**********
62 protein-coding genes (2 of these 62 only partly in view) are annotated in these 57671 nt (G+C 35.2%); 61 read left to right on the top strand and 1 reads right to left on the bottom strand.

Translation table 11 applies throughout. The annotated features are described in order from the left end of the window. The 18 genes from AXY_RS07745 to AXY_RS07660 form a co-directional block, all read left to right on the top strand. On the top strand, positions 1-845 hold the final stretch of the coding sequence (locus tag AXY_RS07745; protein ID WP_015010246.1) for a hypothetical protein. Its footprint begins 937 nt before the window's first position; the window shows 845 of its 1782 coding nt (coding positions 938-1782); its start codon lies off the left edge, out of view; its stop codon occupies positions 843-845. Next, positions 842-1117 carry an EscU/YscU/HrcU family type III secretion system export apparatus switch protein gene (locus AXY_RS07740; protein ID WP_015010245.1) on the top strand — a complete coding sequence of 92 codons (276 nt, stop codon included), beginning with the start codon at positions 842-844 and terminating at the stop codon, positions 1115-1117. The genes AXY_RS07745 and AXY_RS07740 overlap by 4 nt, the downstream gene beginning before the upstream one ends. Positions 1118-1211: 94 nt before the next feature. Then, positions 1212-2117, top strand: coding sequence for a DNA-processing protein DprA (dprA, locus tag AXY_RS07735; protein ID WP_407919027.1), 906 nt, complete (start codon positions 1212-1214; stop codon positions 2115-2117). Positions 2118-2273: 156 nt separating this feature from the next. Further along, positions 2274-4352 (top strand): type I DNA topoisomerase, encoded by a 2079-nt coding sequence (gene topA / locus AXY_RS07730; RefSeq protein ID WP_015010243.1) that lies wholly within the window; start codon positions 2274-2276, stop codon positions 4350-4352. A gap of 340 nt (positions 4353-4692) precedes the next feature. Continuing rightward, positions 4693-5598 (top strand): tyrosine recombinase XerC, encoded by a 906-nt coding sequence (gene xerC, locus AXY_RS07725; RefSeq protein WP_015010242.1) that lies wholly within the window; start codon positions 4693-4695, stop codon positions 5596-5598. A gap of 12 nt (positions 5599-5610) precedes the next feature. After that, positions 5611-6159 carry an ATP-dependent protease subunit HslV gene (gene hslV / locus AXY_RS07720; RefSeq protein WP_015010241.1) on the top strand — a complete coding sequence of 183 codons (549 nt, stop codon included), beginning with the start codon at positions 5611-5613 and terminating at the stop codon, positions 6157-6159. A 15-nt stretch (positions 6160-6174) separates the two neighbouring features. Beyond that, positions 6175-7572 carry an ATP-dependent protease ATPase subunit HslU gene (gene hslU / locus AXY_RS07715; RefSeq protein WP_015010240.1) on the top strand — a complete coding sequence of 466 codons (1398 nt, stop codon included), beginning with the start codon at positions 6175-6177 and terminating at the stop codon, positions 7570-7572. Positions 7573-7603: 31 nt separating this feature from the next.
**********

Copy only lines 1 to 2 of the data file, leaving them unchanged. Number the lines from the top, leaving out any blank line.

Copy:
62 protein-coding genes (2 of these 62 only partly in view) are annotated in these 57671 nt (G+C 35.2%); 61 read left to right on the top strand and 1 reads right to left on the bottom strand.

Translation table 11 applies throughout. The annotated features are described in order from the left end of the window. The 18 genes from AXY_RS07745 to AXY_RS07660 form a co-directional block, all read left to right on the top strand. On the top strand, positions 1-845 hold the final stretch of the coding sequence (locus tag AXY_RS07745; protein ID WP_015010246.1) for a hypothetical protein. Its footprint begins 937 nt before the window's first position; the window shows 845 of its 1782 coding nt (coding positions 938-1782); its start codon lies off the left edge, out of view; its stop codon occupies positions 843-845. Next, positions 842-1117 carry an EscU/YscU/HrcU family type III secretion system export apparatus switch protein gene (locus AXY_RS07740; protein ID WP_015010245.1) on the top strand — a complete coding sequence of 92 codons (276 nt, stop codon included), beginning with the start codon at positions 842-844 and terminating at the stop codon, positions 1115-1117. The genes AXY_RS07745 and AXY_RS07740 overlap by 4 nt, the downstream gene beginning before the upstream one ends. Positions 1118-1211: 94 nt before the next feature. Then, positions 1212-2117, top strand: coding sequence for a DNA-processing protein DprA (dprA, locus tag AXY_RS07735; protein ID WP_407919027.1), 906 nt, complete (start codon positions 1212-1214; stop codon positions 2115-2117). Positions 2118-2273: 156 nt separating this feature from the next. Further along, positions 2274-4352 (top strand): type I DNA topoisomerase, encoded by a 2079-nt coding sequence (gene topA / locus AXY_RS07730; RefSeq protein ID WP_015010243.1) that lies wholly within the window; start codon positions 2274-2276, stop codon positions 4350-4352. A gap of 340 nt (positions 4353-4692) precedes the next feature. Continuing rightward, positions 4693-5598 (top strand): tyrosine recombinase XerC, encoded by a 906-nt coding sequence (gene xerC, locus AXY_RS07725; RefSeq protein WP_015010242.1) that lies wholly within the window; start codon positions 4693-4695, stop codon positions 5596-5598. A gap of 12 nt (positions 5599-5610) precedes the next feature. After that, positions 5611-6159 carry an ATP-dependent protease subunit HslV gene (gene hslV / locus AXY_RS07720; RefSeq protein WP_015010241.1) on the top strand — a complete coding sequence of 183 codons (549 nt, stop codon included), beginning with the start codon at positions 5611-5613 and terminating at the stop codon, positions 6157-6159. A 15-nt stretch (positions 6160-6174) separates the two neighbouring features. Beyond that, positions 6175-7572 carry an ATP-dependent protease ATPase subunit HslU gene (gene hslU / locus AXY_RS07715; RefSeq protein WP_015010240.1) on the top strand — a complete coding sequence of 466 codons (1398 nt, stop codon included), beginning with the start codon at positions 6175-6177 and terminating at the stop codon, positions 7570-7572. Positions 7573-7603: 31 nt separating this feature from the next.